Churros Jerez

Confession: I think Tuesday was the first time that I have ever eaten Churros. I’ve eaten funnel cake in the US, which is made in a similar manner, but eating these Spanish ridged salty sweet crispy things had passed me by until Jerez. (I’ve just never found them very appealing, and I don’t particularly like hot chocolate, in which they are traditionally dipped.)

Although essentially both Churros and funnel cake are made from batter extruded into hot oil, where funnel cake looks like dribbles of crispy batter, churros are an altogether more sophisticated beast, long thin tubes which have been forced through a star shaped nozzle, to give their characteristic ridged appearance.

It probably also has something to do with the fact that I do not love hot chocolate, so I’ve never been one of the acolytes of the churro/chocolate cult. But, after yesterday’s breakfast in Jerez, I am now a convert.

In Jerez, there is a round covered booth in the centre of the plaza in front of the central market, right in the middle of the historic centre of the town. This contains the churrerías, where three men make fresh churros to order, which you can then take to any of the cafes around the plaza and order hot chocolate for dipping purposes.

churros jerez

churros jerez

So of course I was riveted by the process, as we waited for our churros to cook. First the churro man fills the batter hopper, then directs a stream of the batter into boiling hot oil.

Then he lifts out the circular cake of churro,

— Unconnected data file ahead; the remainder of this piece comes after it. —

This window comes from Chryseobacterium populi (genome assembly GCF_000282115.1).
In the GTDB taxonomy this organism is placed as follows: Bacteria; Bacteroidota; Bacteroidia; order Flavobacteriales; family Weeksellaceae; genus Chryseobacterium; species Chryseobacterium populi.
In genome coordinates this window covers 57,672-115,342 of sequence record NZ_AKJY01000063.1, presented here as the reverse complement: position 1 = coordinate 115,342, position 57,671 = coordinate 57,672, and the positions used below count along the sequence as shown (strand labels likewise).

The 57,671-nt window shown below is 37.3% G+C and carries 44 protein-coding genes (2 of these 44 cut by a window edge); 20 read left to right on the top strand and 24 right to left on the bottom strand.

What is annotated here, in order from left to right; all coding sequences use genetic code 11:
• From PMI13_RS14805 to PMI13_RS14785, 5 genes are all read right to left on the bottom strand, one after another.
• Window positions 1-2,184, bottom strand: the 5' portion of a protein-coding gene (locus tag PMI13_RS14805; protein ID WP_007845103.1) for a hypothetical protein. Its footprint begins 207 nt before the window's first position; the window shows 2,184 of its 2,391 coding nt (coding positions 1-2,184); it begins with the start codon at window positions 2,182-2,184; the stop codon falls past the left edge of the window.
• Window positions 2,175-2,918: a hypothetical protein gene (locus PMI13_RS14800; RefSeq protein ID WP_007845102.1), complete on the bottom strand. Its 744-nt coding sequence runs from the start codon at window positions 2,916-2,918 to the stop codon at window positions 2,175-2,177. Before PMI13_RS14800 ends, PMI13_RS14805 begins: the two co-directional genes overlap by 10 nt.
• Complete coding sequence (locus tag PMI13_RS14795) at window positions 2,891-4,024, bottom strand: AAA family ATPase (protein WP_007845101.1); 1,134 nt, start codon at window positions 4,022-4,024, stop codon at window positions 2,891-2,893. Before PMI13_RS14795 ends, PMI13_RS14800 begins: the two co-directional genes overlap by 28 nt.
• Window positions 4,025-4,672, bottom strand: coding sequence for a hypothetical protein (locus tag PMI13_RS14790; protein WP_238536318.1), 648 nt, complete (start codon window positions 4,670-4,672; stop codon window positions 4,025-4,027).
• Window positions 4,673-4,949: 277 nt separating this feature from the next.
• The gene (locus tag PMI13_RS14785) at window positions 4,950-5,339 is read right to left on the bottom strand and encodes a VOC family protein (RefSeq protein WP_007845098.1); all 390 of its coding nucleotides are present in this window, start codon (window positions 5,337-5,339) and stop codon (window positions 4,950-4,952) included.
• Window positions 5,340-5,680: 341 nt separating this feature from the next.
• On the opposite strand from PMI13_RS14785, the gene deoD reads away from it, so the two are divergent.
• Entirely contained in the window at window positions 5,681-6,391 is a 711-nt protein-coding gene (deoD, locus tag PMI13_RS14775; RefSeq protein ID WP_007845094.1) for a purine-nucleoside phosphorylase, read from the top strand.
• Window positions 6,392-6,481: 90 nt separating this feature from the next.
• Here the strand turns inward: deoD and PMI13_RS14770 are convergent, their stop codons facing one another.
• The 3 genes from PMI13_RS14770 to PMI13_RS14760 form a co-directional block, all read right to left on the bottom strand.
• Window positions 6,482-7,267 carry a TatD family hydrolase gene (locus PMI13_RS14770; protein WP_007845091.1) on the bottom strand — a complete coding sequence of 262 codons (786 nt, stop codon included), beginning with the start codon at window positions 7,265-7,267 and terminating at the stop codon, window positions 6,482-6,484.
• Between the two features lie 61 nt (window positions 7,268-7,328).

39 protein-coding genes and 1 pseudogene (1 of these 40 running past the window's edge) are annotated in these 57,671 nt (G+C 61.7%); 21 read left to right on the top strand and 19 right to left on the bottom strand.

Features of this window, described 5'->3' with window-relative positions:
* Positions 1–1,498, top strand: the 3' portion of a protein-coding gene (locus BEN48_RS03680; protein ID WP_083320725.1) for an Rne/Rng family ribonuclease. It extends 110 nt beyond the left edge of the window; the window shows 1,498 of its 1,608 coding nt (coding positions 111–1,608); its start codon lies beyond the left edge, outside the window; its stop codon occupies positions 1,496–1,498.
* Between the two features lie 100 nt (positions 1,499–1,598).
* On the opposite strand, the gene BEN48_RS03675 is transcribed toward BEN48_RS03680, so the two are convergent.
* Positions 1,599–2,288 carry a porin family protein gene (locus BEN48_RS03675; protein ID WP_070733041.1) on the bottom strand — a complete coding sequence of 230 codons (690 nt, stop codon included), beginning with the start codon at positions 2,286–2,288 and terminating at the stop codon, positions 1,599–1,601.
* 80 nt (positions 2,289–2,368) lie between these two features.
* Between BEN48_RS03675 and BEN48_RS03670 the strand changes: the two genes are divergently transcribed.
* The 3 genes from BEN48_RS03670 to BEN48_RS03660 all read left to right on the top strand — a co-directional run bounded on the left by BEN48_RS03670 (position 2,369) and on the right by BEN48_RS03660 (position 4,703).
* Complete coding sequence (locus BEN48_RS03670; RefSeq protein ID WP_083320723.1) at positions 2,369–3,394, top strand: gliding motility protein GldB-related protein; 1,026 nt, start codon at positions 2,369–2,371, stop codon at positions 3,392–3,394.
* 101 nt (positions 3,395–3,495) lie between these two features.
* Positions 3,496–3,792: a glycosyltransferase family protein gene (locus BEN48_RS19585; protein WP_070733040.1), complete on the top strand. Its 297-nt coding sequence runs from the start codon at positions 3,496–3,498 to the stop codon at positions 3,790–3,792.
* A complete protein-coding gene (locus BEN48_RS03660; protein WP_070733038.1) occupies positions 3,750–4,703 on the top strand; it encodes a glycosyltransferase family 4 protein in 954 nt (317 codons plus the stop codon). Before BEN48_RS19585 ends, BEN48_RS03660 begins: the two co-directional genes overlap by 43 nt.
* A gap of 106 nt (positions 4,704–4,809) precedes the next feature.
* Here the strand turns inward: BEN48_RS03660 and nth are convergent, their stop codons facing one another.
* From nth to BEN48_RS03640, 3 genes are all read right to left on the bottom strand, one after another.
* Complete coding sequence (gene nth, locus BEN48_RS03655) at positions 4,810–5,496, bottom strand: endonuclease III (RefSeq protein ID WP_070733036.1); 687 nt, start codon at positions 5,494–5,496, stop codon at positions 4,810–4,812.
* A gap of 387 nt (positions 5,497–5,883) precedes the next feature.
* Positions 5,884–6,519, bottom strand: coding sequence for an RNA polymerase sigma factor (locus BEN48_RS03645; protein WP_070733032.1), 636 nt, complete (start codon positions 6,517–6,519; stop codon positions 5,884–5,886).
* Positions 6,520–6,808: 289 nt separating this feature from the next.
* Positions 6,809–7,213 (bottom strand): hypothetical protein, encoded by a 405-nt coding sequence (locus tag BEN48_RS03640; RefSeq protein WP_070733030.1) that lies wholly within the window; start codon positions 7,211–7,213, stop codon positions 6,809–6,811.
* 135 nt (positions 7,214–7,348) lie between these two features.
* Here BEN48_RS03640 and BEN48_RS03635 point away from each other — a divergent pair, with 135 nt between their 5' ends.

churros jerez

 

flips it into his metal serving hatch, and then proceeds to chop it up with scissors.

churros jerez

churros jerez

churros jerez

churros jerez

churros jerez

I kind of long to order a kilo of churros, just for the hell of it. We had half a kilo between five of us, which was ample.

churros jerez

churros jerez

 LLG was a guest of Gonzalez Byass and Tio Pepe in Jerez. They very kindly bought her churros.

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8 comments

Reply

Hello, I’m a new follower of this lovely Blog 🙂
Being British myself this post came as quite as shock to me! I first came across churros in Japan where I currently reside, but they are normally sold singularly and tend to be straight. I had never seen these spiral churros which are cut up, and I had no idea that they are to be dipped in hot chocolate – nor did I realise they were originally Spanish! I couldn’t help but smile at the fact that they can be bought in kilos…doesn’t help my stereotyping, though!

Reply

I have been to Spain, but never had churros there. I discovered them at Terre a Terre, the best vegetarian restaurant I have ever been to, in Brighton. Their version is absolutely delicious, and now churros are my favourite pudding.

Reply

I LOVE churros. Last time I had a holiday in Spain, I ate them for breakfast, pretty much daily. And now I’m craving them.

Reply

How have you not come across them before?!?! Although I rather wish I hadn’t. I dread to think of the number I’ve eaten in a lifetime.

They’re obviously not a patch on the Spanish street-stall numbers, but Wahaca does a passable churro and chocolate if you get cravings once you’re back. x

Reply

Churros and chocolate in Spain = yummy perfection.

Reply

Wishing you a happy weekend from Italy

Reply

Yes Sasha, they have them at Wahaca…My fave thing on the menu there!

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